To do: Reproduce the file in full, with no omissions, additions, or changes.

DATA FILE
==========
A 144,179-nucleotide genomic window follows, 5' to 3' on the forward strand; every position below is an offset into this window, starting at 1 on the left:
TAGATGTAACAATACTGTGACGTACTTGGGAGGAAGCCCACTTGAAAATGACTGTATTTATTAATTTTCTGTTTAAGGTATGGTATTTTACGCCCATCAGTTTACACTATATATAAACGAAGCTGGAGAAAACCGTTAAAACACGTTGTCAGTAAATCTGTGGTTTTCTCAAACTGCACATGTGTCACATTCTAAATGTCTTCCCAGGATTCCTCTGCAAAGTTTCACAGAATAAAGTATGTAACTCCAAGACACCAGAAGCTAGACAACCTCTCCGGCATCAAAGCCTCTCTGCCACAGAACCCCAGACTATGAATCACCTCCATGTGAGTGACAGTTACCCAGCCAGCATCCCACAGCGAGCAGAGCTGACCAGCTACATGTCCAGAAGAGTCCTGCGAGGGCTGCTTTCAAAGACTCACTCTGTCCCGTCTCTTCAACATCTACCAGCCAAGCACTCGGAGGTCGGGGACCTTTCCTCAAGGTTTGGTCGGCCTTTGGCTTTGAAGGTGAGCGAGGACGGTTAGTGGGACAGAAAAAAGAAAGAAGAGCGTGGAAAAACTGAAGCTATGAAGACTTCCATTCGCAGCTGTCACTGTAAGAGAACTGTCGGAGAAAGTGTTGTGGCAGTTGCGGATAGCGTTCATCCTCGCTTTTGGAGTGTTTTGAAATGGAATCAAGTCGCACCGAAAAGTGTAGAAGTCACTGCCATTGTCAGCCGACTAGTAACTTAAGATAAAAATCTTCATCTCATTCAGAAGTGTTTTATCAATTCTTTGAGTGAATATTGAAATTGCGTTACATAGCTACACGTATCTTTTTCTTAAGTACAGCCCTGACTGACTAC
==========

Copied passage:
A 144,179-nucleotide genomic window follows, 5' to 3' on the forward strand; every position below is an offset into this window, starting at 1 on the left:
TAGATGTAACAATACTGTGACGTACTTGGGAGGAAGCCCACTTGAAAATGACTGTATTTATTAATTTTCTGTTTAAGGTATGGTATTTTACGCCCATCAGTTTACACTATATATAAACGAAGCTGGAGAAAACCGTTAAAACACGTTGTCAGTAAATCTGTGGTTTTCTCAAACTGCACATGTGTCACATTCTAAATGTCTTCCCAGGATTCCTCTGCAAAGTTTCACAGAATAAAGTATGTAACTCCAAGACACCAGAAGCTAGACAACCTCTCCGGCATCAAAGCCTCTCTGCCACAGAACCCCAGACTATGAATCACCTCCATGTGAGTGACAGTTACCCAGCCAGCATCCCACAGCGAGCAGAGCTGACCAGCTACATGTCCAGAAGAGTCCTGCGAGGGCTGCTTTCAAAGACTCACTCTGTCCCGTCTCTTCAACATCTACCAGCCAAGCACTCGGAGGTCGGGGACCTTTCCTCAAGGTTTGGTCGGCCTTTGGCTTTGAAGGTGAGCGAGGACGGTTAGTGGGACAGAAAAAAGAAAGAAGAGCGTGGAAAAACTGAAGCTATGAAGACTTCCATTCGCAGCTGTCACTGTAAGAGAACTGTCGGAGAAAGTGTTGTGGCAGTTGCGGATAGCGTTCATCCTCGCTTTTGGAGTGTTTTGAAATGGAATCAAGTCGCACCGAAAAGTGTAGAAGTCACTGCCATTGTCAGCCGACTAGTAACTTAAGATAAAAATCTTCATCTCATTCAGAAGTGTTTTATCAATTCTTTGAGTGAATATTGAAATTGCGTTACATAGCTACACGTATCTTTTTCTTAAGTACAGCCCTGACTGACTAC